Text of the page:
I just met the rudest cabdriver ever…in Austin, not NY, of all places!
I took the 1 mile trek from the Convention Center to Whole Foods headquarters early today to stock up on proper food since my heart felt like it was about to quit after yesterday’s Salt Lick pulled pork sandwich. I tried calling Yellow Cab in Austin but was put on hold so I decided to go across the street to Starbucks and go online and reserve a cab via their online system from there. I waited for a while and no cab showed up (it was 15 minutes past the time I requested). I couldn’t get through their phone system and their online system couldn’t help me at this point after I’ve placed the reservation.
Finally, after another 10-minute wait, I managed to speak to someone who said that a cab should be there right now. I stood outside but didn’t see the cab. I get a call from the cab driver and I told him I’m right in front of Starbucks and I can’t see his cab. He then told me where he was located and to come find him instead. I explained to him I’m carrying heavy bags and I’m from out of town and would like him to pick me up from where I am instead (that’s a reasonable expectation for a cab service, right?) He continued to protest but eventually grudgingly circled halfway around the block to pick me up.
He slid open the door to the minivan to let me in but, because the cab was on a slope, the door kept sliding back and wedging me in against the frame. I mentioned that I could use a little help since the door kept closing on me but he didn’t respond. Finally, when I managed to get in, he started to lecture me on how unnecessarily rude I was to him for expecting him to pick me up where I was instead of walking over to find him where he decided to park. WTF? I told him that it wasn’t customary for passengers to have to find the driver and added that I would have appreciated a hand when he saw me struggling to get into the cab. He retorted that he wasn’t obligated to help me. “Wow, seems like you resent having to drive me.” Next thing you know, I’m let out of the cab, in the middle of nowhere but clearly not near my destination.
Long story short, I managed to find my way back (thanks to my iPhone, some foursquare tips and, yes, AT&T finally pulled through!). Luckily it was still early in the afternoon and I felt some sense of safety. Clearly, the area is having problems handling the SXSW volume. Businesses are enjoying the large influx of customers but remember: it’s a two-way street.
Oh and, cab dude, I’ve got a special douchebag badge waiting for you.
We had a great time a few weeks back crawling around Chinatown checking out the best dumplings that NYC has to offer. We tried all sorts of dumplings, some pork and some veggie, some steamed and some fried. However, we neglected to dive into the true emperor of all dumplings and my personal favorite, Xiao Long Bao (小籠包)!
These small packets of awesomeness originate from Shanghai are commonly referred to as soup dumplings in the English nomenclature. In China, they are considered a bun rather than a dumpling because of the cooking method, but as we are not in China, I will categorize it as a dumpling. They have thinner, almost translucent, dough than a typical dumpling that surrounds the contents consisting usually of pork in a piping hot broth.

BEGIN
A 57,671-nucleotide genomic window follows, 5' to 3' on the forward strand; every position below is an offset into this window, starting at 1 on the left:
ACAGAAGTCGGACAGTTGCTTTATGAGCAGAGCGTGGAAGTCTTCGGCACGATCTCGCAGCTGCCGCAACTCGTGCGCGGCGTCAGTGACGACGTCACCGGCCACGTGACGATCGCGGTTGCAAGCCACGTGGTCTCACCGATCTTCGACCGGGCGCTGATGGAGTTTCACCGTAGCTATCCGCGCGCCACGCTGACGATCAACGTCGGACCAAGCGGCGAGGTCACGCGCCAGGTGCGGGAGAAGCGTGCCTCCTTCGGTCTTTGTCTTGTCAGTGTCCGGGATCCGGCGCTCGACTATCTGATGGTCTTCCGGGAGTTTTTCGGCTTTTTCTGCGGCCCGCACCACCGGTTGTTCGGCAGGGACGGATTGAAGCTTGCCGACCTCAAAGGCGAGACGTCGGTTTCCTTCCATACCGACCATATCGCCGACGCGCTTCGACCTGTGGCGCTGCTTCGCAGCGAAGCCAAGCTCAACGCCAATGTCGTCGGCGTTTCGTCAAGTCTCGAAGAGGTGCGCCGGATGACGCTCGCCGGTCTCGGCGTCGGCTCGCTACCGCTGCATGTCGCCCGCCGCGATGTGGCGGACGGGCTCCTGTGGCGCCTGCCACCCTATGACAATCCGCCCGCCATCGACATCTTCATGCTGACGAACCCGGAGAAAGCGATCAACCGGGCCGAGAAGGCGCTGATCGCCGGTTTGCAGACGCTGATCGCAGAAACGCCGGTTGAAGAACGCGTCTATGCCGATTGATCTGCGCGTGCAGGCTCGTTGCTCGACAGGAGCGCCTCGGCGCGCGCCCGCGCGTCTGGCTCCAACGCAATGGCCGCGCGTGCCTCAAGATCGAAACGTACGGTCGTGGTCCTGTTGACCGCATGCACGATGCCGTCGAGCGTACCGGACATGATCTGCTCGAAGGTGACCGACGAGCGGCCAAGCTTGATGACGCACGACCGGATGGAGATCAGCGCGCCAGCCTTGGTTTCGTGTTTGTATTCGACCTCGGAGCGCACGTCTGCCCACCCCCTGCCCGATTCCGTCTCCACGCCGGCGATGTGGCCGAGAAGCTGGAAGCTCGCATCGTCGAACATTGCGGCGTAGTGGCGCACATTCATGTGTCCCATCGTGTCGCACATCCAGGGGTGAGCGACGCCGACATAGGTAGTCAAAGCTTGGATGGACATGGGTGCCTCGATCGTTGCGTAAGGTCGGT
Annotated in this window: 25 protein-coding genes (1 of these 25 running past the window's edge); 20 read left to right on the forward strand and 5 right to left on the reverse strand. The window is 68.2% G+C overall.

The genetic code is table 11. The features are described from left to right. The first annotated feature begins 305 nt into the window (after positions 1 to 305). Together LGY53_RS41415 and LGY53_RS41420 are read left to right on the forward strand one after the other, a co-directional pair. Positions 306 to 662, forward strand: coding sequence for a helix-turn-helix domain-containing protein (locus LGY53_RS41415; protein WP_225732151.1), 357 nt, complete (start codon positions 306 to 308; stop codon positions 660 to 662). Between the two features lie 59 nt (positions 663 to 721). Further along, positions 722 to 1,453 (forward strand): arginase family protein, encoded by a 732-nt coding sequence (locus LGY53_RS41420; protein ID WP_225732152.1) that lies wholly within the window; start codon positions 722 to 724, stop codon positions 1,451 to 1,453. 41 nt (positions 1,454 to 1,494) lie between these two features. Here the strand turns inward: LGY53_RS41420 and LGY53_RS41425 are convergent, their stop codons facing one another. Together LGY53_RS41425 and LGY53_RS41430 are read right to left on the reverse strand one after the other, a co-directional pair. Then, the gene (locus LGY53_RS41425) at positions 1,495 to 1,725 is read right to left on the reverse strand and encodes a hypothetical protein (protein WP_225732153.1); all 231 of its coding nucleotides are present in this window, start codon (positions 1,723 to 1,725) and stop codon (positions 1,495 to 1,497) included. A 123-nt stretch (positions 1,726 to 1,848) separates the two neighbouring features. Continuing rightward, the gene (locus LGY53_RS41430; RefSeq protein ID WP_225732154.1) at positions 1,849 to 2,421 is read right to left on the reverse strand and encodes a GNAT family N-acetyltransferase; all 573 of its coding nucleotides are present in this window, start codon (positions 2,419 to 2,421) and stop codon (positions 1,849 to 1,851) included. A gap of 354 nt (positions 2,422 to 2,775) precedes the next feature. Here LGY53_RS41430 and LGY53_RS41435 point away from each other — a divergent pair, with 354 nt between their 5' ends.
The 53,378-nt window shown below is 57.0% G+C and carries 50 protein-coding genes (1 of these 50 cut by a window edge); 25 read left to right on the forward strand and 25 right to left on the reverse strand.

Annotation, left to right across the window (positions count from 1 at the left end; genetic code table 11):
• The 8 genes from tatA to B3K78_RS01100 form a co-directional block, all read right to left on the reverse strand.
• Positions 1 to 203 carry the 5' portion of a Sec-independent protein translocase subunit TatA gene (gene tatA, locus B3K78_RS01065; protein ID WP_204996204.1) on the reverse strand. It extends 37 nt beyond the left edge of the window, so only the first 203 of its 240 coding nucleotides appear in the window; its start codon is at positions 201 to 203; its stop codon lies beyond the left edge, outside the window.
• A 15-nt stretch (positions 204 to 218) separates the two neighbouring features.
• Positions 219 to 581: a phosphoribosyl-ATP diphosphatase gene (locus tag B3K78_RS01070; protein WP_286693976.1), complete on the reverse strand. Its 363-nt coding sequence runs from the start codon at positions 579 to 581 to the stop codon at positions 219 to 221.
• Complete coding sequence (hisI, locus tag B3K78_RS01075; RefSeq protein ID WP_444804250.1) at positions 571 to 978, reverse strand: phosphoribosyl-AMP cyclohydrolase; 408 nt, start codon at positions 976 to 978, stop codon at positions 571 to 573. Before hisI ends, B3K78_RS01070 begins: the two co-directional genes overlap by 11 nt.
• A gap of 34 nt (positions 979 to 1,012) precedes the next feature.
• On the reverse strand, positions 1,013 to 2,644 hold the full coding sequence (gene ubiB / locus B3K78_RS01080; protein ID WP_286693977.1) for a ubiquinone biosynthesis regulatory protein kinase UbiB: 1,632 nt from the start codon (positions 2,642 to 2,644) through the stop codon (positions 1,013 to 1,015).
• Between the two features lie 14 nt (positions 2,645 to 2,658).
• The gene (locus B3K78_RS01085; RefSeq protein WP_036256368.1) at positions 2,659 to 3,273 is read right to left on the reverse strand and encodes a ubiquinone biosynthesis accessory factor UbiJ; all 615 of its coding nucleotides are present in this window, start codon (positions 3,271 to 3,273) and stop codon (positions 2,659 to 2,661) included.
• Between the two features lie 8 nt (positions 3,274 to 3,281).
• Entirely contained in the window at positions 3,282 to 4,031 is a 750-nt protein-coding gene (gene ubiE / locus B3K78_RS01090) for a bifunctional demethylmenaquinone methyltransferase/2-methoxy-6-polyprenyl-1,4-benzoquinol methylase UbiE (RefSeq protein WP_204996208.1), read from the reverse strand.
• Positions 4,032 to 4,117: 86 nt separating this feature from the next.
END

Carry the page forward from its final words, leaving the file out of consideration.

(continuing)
The fun part of Xiao Long Bao is in watching people attempt to eat said bundles of deliciousness. There are many techniques and theories as to how one best enjoys Xiao Long Bao, but the best approach is to gather the dumpling delicately in a soup spoon, dip it in vinegar ginger sauce, then pop the entire thing in your mouth. Then you rest back in your chair as you let the flavor and the nuclear hotness of the broth singe the inside of your mouth all the way down to your esophagus and stomach.
So without further ado, I present our Epic NYC Xiao Long Bao tour! We plan to start with the most trafficked of NYC Shanghainese cuisine, Joe Shanghai’s in Chinatown at 6:00 PM this Tuesday (March 8) and work our way to four other destinations that evening. Come join the fun and follow our adventures on Twitter at #NYCDumpling. 好吃!!!
“If you’re looking for funding for a prelaunch product or service, you’ll need a to be a very interesting person [or someone] with deep expertise in your field. Amplifying that expertise through blogs, Twitter, live streams will get you the attention of VCs, too. If you don’t qualify as either, all the right intros in the world won’t get you VC funding.”—
“One “positive” often raised about McDonald’s is that it sells calories cheap. But since many of these calories are in forms detrimental rather than beneficial to our health and to the environment, they’re actually quite expensive — the costs aren’t seen at the cash register but in the form of high health care bills and environmental degradation.”—Mark Bittman, How to Make Oatmeal … Wrong (NYT)
“My model for business is The Beatles: They were four guys that kept each other’s negative tendencies in check; they balanced each other. And the total was greater than the sum of the parts. Great things in business are not done by one person, they are done by a team of people.”—Steve Jobs (via jacks)
We believe that the mentorship plus community accelerator model that we helped to pioneer is replicable, and that it’s a great thing for entrepreneurs.
Basically, we just open sourced our model so that others can learn from it and improve upon it over time. This includes our legal docs, budgets, and most importantly our know-how that we’ve taken the time to capture fully and provide to our partners in the TechStars Network…Some have asked why we are helping our competitors. The answer, simply, is that it’s just the right thing to do for entrepreneurs.